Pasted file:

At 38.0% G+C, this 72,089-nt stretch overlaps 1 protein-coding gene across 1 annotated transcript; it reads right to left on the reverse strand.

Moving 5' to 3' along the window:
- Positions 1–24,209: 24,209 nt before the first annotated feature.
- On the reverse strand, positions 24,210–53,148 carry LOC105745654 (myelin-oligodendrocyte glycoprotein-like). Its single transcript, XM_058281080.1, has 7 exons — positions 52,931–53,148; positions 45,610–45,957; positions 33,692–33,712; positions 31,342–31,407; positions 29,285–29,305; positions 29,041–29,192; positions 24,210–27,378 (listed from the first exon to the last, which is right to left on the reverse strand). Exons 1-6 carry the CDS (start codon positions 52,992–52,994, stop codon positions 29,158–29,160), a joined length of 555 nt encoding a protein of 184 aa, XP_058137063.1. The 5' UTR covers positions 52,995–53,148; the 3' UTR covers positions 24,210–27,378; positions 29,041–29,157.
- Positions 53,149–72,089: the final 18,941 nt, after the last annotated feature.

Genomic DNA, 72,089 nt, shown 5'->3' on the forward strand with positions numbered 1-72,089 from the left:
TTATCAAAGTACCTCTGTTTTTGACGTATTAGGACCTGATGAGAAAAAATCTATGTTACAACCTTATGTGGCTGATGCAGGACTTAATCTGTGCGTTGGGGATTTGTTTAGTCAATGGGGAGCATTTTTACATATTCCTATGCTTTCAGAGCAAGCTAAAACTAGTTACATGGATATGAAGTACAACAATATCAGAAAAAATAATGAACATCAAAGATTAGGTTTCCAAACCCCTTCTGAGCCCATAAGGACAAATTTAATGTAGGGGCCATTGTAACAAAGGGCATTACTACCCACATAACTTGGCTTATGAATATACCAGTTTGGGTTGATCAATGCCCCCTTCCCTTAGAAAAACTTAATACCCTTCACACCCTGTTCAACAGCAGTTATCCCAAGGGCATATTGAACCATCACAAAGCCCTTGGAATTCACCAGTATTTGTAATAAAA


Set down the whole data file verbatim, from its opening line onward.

At 38.0% G+C, this 72,089-nt stretch overlaps 1 protein-coding gene across 1 annotated transcript; it reads right to left on the reverse strand.

Moving 5' to 3' along the window:
- Positions 1–24,209: 24,209 nt before the first annotated feature.
- On the reverse strand, positions 24,210–53,148 carry LOC105745654 (myelin-oligodendrocyte glycoprotein-like). Its single transcript, XM_058281080.1, has 7 exons — positions 52,931–53,148; positions 45,610–45,957; positions 33,692–33,712; positions 31,342–31,407; positions 29,285–29,305; positions 29,041–29,192; positions 24,210–27,378 (listed from the first exon to the last, which is right to left on the reverse strand). Exons 1-6 carry the CDS (start codon positions 52,992–52,994, stop codon positions 29,158–29,160), a joined length of 555 nt encoding a protein of 184 aa, XP_058137063.1. The 5' UTR covers positions 52,995–53,148; the 3' UTR covers positions 24,210–27,378; positions 29,041–29,157.
- Positions 53,149–72,089: the final 18,941 nt, after the last annotated feature.

Genomic DNA, 72,089 nt, shown 5'->3' on the forward strand with positions numbered 1-72,089 from the left:
TTATCAAAGTACCTCTGTTTTTGACGTATTAGGACCTGATGAGAAAAAATCTATGTTACAACCTTATGTGGCTGATGCAGGACTTAATCTGTGCGTTGGGGATTTGTTTAGTCAATGGGGAGCATTTTTACATATTCCTATGCTTTCAGAGCAAGCTAAAACTAGTTACATGGATATGAAGTACAACAATATCAGAAAAAATAATGAACATCAAAGATTAGGTTTCCAAACCCCTTCTGAGCCCATAAGGACAAATTTAATGTAGGGGCCATTGTAACAAAGGGCATTACTACCCACATAACTTGGCTTATGAATATACCAGTTTGGGTTGATCAATGCCCCCTTCCCTTAGAAAAACTTAATACCCTTCACACCCTGTTCAACAGCAGTTATCCCAAGGGCATATTGAACCATCACAAAGCCCTTGGAATTCACCAGTATTTGTAATAAAA